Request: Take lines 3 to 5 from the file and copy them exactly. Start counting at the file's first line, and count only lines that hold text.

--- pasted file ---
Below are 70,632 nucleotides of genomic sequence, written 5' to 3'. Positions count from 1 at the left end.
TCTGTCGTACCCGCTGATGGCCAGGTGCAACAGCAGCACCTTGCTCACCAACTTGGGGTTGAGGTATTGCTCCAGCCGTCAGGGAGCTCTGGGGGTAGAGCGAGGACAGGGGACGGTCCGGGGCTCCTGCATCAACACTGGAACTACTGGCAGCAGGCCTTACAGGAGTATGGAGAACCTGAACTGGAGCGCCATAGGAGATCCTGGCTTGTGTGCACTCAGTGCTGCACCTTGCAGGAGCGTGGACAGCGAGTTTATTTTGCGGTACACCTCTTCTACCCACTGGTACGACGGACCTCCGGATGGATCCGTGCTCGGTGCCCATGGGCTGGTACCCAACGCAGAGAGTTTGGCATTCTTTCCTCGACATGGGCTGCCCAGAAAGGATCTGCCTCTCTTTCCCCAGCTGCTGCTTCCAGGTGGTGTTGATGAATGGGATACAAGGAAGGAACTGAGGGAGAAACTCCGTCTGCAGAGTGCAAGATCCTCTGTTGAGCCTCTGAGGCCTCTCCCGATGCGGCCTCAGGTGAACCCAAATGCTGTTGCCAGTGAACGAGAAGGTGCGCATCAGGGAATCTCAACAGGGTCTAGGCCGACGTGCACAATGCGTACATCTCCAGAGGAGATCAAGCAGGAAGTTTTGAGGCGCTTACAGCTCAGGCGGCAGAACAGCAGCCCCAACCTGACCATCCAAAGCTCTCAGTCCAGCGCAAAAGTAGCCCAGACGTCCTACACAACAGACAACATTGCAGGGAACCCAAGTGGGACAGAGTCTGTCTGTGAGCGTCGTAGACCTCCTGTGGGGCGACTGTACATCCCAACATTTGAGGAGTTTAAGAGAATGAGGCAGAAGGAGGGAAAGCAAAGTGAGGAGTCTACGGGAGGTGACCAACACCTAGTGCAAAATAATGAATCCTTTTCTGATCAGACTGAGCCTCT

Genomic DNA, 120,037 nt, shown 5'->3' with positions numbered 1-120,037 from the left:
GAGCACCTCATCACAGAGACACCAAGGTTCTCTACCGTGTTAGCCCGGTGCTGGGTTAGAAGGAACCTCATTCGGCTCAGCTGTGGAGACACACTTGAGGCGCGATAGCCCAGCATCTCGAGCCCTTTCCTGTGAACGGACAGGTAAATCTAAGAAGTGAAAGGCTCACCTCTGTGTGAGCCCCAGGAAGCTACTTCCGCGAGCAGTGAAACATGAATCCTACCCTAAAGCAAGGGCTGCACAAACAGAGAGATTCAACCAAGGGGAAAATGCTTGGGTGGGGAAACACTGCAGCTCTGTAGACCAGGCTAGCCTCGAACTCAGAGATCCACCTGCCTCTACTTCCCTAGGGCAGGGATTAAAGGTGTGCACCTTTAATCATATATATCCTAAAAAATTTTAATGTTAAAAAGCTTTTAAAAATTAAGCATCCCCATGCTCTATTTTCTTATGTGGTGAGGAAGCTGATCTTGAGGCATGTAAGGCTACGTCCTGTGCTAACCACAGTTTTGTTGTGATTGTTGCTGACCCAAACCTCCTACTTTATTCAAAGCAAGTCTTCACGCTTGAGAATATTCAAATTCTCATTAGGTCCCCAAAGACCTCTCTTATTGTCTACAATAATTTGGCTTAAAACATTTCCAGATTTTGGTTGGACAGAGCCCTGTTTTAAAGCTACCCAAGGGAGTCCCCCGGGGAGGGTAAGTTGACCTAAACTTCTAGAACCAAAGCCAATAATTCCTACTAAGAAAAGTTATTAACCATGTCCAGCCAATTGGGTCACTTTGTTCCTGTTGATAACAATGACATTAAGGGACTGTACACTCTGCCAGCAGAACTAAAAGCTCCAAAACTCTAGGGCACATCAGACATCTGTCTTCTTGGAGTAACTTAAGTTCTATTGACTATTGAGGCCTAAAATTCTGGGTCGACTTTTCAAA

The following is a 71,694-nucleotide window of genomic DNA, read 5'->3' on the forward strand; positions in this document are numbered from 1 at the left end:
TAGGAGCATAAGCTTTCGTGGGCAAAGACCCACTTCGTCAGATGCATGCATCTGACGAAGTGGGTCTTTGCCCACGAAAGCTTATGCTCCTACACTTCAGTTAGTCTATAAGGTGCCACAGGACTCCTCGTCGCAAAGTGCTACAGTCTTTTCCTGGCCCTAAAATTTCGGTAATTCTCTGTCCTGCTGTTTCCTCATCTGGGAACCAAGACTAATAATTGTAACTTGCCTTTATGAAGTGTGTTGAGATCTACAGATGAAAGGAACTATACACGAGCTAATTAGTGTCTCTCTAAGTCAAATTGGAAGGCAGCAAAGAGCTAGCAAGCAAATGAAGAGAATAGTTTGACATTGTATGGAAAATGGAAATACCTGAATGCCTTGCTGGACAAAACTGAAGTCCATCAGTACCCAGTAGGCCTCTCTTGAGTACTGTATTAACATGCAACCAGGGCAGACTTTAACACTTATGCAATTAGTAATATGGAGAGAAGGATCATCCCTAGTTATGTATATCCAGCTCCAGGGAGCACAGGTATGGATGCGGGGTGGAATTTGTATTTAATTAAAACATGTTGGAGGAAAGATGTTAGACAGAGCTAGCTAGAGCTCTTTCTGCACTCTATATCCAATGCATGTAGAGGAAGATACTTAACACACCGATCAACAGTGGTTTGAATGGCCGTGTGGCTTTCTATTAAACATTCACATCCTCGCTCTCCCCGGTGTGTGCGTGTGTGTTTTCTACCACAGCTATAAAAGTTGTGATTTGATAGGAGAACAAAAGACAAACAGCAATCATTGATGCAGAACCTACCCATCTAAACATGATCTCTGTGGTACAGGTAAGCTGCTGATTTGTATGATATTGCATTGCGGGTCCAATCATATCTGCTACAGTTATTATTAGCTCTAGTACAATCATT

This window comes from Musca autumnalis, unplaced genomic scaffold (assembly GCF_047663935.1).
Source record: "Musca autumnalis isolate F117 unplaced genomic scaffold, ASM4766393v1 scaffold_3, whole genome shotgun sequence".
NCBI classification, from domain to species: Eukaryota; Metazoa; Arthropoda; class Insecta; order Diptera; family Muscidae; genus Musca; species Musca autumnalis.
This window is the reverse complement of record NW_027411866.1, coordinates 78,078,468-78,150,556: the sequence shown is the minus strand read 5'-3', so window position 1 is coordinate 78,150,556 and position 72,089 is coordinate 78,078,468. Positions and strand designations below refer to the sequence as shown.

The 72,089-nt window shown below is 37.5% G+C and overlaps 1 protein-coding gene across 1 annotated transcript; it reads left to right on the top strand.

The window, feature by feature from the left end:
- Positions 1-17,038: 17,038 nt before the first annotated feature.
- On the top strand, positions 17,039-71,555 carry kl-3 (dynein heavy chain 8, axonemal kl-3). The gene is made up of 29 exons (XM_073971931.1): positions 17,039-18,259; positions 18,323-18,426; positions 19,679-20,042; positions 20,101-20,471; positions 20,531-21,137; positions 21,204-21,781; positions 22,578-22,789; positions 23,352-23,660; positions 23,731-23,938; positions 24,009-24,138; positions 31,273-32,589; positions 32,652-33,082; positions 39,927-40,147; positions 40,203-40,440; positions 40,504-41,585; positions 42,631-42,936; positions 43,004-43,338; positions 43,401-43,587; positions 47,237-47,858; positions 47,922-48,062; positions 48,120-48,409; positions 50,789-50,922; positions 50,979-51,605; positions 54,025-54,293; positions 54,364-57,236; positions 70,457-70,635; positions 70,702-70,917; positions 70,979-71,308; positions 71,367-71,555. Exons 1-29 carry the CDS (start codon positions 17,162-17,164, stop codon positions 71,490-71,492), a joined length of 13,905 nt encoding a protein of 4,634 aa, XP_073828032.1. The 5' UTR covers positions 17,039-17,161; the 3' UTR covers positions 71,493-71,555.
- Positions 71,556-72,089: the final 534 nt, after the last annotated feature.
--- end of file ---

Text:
Genomic DNA, 120,037 nt, shown 5'->3' with positions numbered 1-120,037 from the left:
GAGCACCTCATCACAGAGACACCAAGGTTCTCTACCGTGTTAGCCCGGTGCTGGGTTAGAAGGAACCTCATTCGGCTCAGCTGTGGAGACACACTTGAGGCGCGATAGCCCAGCATCTCGAGCCCTTTCCTGTGAACGGACAGGTAAATCTAAGAAGTGAAAGGCTCACCTCTGTGTGAGCCCCAGGAAGCTACTTCCGCGAGCAGTGAAACATGAATCCTACCCTAAAGCAAGGGCTGCACAAACAGAGAGATTCAACCAAGGGGAAAATGCTTGGGTGGGGAAACACTGCAGCTCTGTAGACCAGGCTAGCCTCGAACTCAGAGATCCACCTGCCTCTACTTCCCTAGGGCAGGGATTAAAGGTGTGCACCTTTAATCATATATATCCTAAAAAATTTTAATGTTAAAAAGCTTTTAAAAATTAAGCATCCCCATGCTCTATTTTCTTATGTGGTGAGGAAGCTGATCTTGAGGCATGTAAGGCTACGTCCTGTGCTAACCACAGTTTTGTTGTGATTGTTGCTGACCCAAACCTCCTACTTTATTCAAAGCAAGTCTTCACGCTTGAGAATATTCAAATTCTCATTAGGTCCCCAAAGACCTCTCTTATTGTCTACAATAATTTGGCTTAAAACATTTCCAGATTTTGGTTGGACAGAGCCCTGTTTTAAAGCTACCCAAGGGAGTCCCCCGGGGAGGGTAAGTTGACCTAAACTTCTAGAACCAAAGCCAATAATTCCTACTAAGAAAAGTTATTAACCATGTCCAGCCAATTGGGTCACTTTGTTCCTGTTGATAACAATGACATTAAGGGACTGTACACTCTGCCAGCAGAACTAAAAGCTCCAAAACTCTAGGGCACATCAGACATCTGTCTTCTTGGAGTAACTTAAGTTCTATTGACTATTGAGGCCTAAAATTCTGGGTCGACTTTTCAAA

The following is a 71,694-nucleotide window of genomic DNA, read 5'->3' on the forward strand; positions in this document are numbered from 1 at the left end: